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Discovering the Qur'an

Discovering the Qur'an

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Discovering the Qur'an

Length:
59 pages
43 minutes
Publisher:
Released:
May 11, 2021
ISBN:
9781838330392
Format:
Book

Description

Discovering the Qur'an offers a concise introduction to the holy book revered by Muslims as a perfect revelation from God.

 

While many of us in the West describe our societies as 'multicultural', if we're honest with ourselves, we feel uncomfortable about engaging with the beliefs of people who adhere to a religion other than our own. However, exploring the religious beliefs of others is an effective way of facilitating both personal spiritual growth and societal understanding.

 

Philosopher Steven Colborne, a first-class BA (Hons) graduate and author of more than a dozen books in the philosophical theology genre, decided it would be conscientious to read the Qur'an in its entirety, despite his Christian background. What he discovered was a life-changing book more relatable than he had ever imagined.

 

Discovering the Qur'an grew out of the notes Colborne made when reading the Qur'an from cover to cover for the first time. The author found various areas of resonance and dissonance with the orthodox Christian beliefs he has spent much of his adult life engaging with, and in the book Colborne discusses subjects including God's sovereignty, the oneness of God, the person of Jesus Christ, divine judgement, and others, with reference to both the Bible and the Qur'an.

 

Though only a short read, Discovering the Qur'an serves as an excellent introduction both to the Muslim sacred Scriptures and to the many areas of interfaith dialogue that might be furthered between Christianity and Islam.

Publisher:
Released:
May 11, 2021
ISBN:
9781838330392
Format:
Book

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Discovering the Qur'an - Steven Colborne

INTRODUCTION

I am delighted to be publishing this short book sharing my impressions of the Qur’an — the sacred Scripture of Muslim people — having read it for the first time in its entirety at the beginning of this year (2021) and subsequently re-read many of the surahs (chapters) a number of times over the last few months.

I would be the first to point out that this limited experience does not make an expert of Qur’anic exegesis — the very idea is laughable when one considers imams (leaders within Islamic communities) often hold the remarkable qualification of having memorised the entirety of the Qur’an before they assumed their leadership role.

My own studies of the Qur’an could be better described by the metaphor of merely having dipped my toes in the water. I have read the Qur’an one time from cover to cover over the space of a few days and then returned to the Scripture to study quite a few matters that came to mind during my initial reading.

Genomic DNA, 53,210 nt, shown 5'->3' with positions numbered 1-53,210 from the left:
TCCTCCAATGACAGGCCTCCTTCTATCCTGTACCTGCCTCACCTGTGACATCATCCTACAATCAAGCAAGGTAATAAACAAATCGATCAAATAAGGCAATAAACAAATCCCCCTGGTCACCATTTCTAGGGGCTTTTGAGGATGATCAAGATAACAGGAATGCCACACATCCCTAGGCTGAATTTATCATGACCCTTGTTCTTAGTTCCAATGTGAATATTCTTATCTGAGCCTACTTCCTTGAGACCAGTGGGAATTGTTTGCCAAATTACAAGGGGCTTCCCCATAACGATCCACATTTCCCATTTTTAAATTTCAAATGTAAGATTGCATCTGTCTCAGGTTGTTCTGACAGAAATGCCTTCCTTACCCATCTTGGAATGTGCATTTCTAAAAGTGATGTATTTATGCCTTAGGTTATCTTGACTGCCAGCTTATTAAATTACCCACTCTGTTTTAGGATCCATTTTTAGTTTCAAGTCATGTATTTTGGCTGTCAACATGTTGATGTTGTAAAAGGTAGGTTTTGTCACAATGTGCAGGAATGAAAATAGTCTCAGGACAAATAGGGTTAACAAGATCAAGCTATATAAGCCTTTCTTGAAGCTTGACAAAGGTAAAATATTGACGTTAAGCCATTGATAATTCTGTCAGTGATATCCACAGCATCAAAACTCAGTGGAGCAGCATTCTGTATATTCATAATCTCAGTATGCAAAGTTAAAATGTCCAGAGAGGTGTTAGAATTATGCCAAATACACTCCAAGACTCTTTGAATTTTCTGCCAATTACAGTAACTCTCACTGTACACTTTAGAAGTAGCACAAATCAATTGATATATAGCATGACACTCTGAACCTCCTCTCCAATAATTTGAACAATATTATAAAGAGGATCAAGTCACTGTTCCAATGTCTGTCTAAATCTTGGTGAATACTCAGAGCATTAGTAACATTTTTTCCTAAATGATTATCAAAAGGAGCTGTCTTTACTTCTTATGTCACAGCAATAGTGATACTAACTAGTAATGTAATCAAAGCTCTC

I have shared many of the thoughts that arose during this study on my blog Perfect Chaos, but I also felt inspired to turn my reflections into this short book. The purpose of writing this book is to help friends, colleagues, and other readers to overcome any inhibitions they might have about reading the Qur’an for themselves, and also to explain how the Qur’an fits into the bigger picture of my own philosophical perspective (which I have expounded in the many books I have written related to philosophical theology to date).

For perhaps the first time ever, people of all faiths and none presently have access to an amazingly lucid English translation of the Qur’an (more about that in Chapter 1). Having read the Qur’an fully and with an open mind, I can honestly say that much of the media hype, which often seems to portray Muslims as vicious animals intent on beheading people, is very misguided.

The Qur’an repeatedly emphasises these themes: the oneness of God, the mercy and forgiveness of God for those who repent of their sins, the importance of giving to charity, the importance of praying to God, and the inevitability of a day of judgement. If we submit to God and believe in these things, we can think of ourselves as friends of Muslim believers.

Now, of course there are passages in the Qur’an which could be interpreted to reflect the stern character of the faith. Muslims are at times commanded to fight (in self-defence, when they are persecuted) and this provides a stark contrast with the teaching of Jesus in the New Testament. As is common knowledge, Jesus insisted we should always ‘turn the other cheek’ when we are confronted with aggression or persecution, submitting humbly rather than fighting back. Nevertheless, the impression one gets from reading the Qur’an as a whole is that this is a beautiful and truthful book, and far from being filled with aggression and hatred, the Qur’an is a wonderful book and a delight to read. I believe anyone who reads the Qur’an who deeply fears God, who is in awe of God’s greatness and yearns for justice, would agree.

The Qur’an, which is believed by Muslims to be a revelation given by the angel Gabriel to the prophet Muhammad over a period of approximately 23 years (ending around the year 632 CE), describes how, when some of the ‘People of the Book’ (Christians and Jews) read it, they are so touched by its truthfulness that it moves them to tears. This is exactly what happened with me. My reaction

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